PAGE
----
What might make him most disturbing is the sense of genuine curiosity that would come with those questions, and the utter inability to comprehend the answers.

Portraying a Sociopath could be frighteningly easy. Essentially, if you can completely divorce yourself from the social aspects of the game, you're most of the way there. Don't think about any character but your own as "real." The rest are just playing pieces. They're either resources or obstacles, to be used or destroyed as necessary. There is no good or evil, only consequences.

Pay attention to the consequences, though. Going to jail is no fun, so if you decide to kill someone, do it in a way you won't get caught. Or better yet, trick someone else into killing them for you. Then kill the patsy "for justice." That way he can't talk. Physical consequences are pretty clear. Social consequences are also important. Emotioinal consequences don't bother the Sociopath much, though. If someone is so weak that their heart is torn out when you use and discard them, they deserve the pain. If they get over it, great. If they become a liability, well, sometimes people just die.

The Relativist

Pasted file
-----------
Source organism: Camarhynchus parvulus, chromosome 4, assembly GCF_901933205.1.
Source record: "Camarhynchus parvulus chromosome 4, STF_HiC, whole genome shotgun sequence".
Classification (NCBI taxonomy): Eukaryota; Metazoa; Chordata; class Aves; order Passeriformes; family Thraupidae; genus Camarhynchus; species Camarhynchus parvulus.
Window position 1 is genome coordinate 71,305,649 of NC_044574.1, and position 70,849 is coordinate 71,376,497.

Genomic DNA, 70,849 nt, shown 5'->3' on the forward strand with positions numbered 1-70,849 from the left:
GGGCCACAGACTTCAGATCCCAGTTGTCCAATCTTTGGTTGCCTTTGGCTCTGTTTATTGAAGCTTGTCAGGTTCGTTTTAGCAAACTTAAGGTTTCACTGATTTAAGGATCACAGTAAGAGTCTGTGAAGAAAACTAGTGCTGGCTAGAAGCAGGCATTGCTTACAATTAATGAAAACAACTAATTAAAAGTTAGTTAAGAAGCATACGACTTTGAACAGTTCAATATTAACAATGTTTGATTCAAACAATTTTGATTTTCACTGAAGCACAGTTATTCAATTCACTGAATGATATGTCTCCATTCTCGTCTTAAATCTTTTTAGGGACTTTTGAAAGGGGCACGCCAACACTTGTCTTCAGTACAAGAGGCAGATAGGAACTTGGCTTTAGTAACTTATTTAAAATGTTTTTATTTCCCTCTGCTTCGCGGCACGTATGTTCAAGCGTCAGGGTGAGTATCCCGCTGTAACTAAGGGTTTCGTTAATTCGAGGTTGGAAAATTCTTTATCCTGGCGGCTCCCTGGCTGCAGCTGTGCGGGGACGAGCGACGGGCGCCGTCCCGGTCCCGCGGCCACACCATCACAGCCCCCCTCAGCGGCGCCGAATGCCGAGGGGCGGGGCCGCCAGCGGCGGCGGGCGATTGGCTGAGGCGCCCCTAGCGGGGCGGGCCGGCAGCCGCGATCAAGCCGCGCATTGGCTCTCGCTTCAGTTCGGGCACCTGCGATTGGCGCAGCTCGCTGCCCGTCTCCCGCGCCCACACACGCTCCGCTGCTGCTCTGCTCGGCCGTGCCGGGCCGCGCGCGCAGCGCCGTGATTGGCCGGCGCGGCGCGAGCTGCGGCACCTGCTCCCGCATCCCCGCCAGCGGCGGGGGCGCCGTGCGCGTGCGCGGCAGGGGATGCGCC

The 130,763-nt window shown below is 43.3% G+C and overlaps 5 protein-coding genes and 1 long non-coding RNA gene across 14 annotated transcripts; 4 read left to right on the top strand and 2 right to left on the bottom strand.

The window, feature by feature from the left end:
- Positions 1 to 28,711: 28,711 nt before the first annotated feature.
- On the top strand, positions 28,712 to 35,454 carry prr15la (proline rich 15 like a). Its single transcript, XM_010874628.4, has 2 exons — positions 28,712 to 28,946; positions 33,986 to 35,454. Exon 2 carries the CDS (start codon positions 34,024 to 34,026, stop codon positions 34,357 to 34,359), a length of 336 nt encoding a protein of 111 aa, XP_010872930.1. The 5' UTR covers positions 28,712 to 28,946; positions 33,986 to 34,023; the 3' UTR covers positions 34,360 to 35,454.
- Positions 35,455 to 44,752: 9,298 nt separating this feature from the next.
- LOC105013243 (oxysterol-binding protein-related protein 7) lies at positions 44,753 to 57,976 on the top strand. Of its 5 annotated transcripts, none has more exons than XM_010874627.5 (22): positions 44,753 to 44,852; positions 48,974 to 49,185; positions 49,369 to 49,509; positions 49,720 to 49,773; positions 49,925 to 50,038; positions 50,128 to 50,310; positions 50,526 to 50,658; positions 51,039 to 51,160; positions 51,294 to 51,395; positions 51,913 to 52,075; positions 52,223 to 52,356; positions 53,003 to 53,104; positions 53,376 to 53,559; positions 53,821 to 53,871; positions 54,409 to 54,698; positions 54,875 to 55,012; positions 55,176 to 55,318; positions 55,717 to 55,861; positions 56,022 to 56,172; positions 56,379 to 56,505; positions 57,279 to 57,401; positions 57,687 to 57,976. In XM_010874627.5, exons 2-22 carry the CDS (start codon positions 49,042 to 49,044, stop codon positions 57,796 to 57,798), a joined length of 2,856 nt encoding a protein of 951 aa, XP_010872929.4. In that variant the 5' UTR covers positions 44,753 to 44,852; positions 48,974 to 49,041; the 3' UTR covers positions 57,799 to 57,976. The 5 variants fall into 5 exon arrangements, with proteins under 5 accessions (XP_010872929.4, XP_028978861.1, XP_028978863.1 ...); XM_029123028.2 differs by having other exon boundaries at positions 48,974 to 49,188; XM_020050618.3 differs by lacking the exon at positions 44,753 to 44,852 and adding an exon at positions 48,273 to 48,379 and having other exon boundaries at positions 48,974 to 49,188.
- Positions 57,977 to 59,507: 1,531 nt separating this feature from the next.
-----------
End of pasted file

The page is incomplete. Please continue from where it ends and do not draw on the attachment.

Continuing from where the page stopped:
Of my three "realistic" evil characters, I can't decide if the Relativist is the least evil, or the most. Like the fanatic, he's very dedicated to a cause and willing to do almost anything in its service. But his drive is different, less made of wild-eyed faith and more of cold calculation. He differs also in that he realizes what he's doing is bad, and doesn't expect anyone else to join him. In fact, he sees himself as the one who does the dirty jobs so someone else won't have to.

Many Relativists can be found in the pages of spy thriller novels. In fact, the tired, old Cold Warrior is my inspiration for this archetype. He may have started off as an idealist, a good guy. His goal was to make the world a better place, to serve a greater cause. But something got in the way. The cause he undertook ran counter to the ideals that led him to undertake it. And little by little, his idealism was worn away until all that was left was the job, and there was nothing to stop him from doing whatever he had to do to complete it.